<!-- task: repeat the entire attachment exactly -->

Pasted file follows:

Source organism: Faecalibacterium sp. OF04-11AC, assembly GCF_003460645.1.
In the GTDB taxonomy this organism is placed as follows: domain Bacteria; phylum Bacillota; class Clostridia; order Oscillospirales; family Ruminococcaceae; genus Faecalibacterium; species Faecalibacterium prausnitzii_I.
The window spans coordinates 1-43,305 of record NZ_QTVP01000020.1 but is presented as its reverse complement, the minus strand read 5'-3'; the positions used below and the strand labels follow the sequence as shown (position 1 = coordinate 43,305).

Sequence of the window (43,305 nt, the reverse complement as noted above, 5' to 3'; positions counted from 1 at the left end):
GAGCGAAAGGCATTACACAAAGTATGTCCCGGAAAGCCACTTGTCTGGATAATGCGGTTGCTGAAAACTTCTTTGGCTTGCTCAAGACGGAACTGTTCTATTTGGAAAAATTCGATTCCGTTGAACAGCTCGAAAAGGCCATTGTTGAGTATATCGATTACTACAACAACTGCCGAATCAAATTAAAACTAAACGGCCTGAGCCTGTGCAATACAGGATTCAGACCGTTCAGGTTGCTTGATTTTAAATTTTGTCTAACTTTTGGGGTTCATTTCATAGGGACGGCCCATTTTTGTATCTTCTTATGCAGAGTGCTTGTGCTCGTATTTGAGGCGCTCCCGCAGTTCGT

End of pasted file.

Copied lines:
Source organism: Faecalibacterium sp. OF04-11AC, assembly GCF_003460645.1.
In the GTDB taxonomy this organism is placed as follows: domain Bacteria; phylum Bacillota; class Clostridia; order Oscillospirales; family Ruminococcaceae; genus Faecalibacterium; species Faecalibacterium prausnitzii_I.
The window spans coordinates 1-43,305 of record NZ_QTVP01000020.1 but is presented as its reverse complement, the minus strand read 5'-3'; the positions used below and the strand labels follow the sequence as shown (position 1 = coordinate 43,305).

Sequence of the window (43,305 nt, the reverse complement as noted above, 5' to 3'; positions counted from 1 at the left end):
GAGCGAAAGGCATTACACAAAGTATGTCCCGGAAAGCCACTTGTCTGGATAATGCGGTTGCTGAAAACTTCTTTGGCTTGCTCAAGACGGAACTGTTCTATTTGGAAAAATTCGATTCCGTTGAACAGCTCGAAAAGGCCATTGTTGAGTATATCGATTACTACAACAACTGCCGAATCAAATTAAAACTAAACGGCCTGAGCCTGTGCAATACAGGATTCAGACCGTTCAGGTTGCTTGATTTTAAATTTTGTCTAACTTTTGGGGTTCATTTCATAGGGACGGCCCATTTTTGTATCTTCTTATGCAGAGTGCTTGTGCTCGTATTTGAGGCGCTCCCGCAGTTCGT